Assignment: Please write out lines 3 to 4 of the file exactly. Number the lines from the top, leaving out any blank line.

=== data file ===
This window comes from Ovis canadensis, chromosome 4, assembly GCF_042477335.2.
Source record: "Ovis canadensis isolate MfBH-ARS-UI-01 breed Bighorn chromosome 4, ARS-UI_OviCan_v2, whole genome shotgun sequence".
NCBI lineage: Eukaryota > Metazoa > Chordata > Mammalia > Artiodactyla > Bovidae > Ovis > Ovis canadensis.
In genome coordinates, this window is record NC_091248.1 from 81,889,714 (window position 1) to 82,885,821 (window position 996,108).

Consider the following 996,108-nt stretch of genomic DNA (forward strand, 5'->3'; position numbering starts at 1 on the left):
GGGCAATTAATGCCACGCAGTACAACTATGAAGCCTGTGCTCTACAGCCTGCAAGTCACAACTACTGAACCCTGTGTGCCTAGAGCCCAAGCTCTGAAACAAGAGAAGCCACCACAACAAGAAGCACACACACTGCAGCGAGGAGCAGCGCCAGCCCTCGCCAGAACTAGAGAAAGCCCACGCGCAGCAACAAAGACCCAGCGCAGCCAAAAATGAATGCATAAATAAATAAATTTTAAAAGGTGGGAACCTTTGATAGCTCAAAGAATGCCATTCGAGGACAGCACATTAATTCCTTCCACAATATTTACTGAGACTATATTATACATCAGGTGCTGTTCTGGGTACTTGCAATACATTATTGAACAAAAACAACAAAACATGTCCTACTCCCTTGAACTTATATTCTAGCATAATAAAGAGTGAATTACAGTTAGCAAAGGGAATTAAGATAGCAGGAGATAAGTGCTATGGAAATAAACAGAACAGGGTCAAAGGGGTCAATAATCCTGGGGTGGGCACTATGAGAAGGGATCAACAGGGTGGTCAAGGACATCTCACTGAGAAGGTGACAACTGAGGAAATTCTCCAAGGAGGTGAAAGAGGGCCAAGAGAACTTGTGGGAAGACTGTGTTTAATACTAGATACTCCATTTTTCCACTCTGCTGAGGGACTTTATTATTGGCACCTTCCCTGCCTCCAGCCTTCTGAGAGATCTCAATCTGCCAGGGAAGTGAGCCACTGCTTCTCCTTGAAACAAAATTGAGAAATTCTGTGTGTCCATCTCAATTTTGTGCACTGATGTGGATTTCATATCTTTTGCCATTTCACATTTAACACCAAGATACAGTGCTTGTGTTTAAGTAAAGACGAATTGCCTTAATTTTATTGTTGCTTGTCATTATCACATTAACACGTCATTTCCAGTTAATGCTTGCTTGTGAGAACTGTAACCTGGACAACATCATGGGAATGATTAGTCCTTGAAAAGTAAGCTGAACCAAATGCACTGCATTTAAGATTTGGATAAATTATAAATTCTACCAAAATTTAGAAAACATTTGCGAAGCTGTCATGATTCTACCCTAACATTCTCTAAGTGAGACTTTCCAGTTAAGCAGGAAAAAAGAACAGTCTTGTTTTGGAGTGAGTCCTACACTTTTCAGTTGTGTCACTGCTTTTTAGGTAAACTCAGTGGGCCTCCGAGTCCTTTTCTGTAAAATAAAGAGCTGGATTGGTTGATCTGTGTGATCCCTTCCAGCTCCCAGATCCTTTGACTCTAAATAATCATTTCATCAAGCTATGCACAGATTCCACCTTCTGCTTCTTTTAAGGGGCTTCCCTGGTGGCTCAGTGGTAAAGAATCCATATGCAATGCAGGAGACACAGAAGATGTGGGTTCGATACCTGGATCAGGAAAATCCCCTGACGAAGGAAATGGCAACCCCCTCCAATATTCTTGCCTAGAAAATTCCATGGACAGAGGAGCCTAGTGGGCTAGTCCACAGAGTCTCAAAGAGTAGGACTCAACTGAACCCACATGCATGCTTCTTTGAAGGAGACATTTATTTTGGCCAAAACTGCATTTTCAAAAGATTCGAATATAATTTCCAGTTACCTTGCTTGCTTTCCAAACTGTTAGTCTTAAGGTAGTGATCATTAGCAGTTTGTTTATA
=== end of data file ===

NCBI lineage: Eukaryota > Metazoa > Chordata > Mammalia > Artiodactyla > Bovidae > Ovis > Ovis canadensis.
In genome coordinates, this window is record NC_091248.1 from 81,889,714 (window position 1) to 82,885,821 (window position 996,108).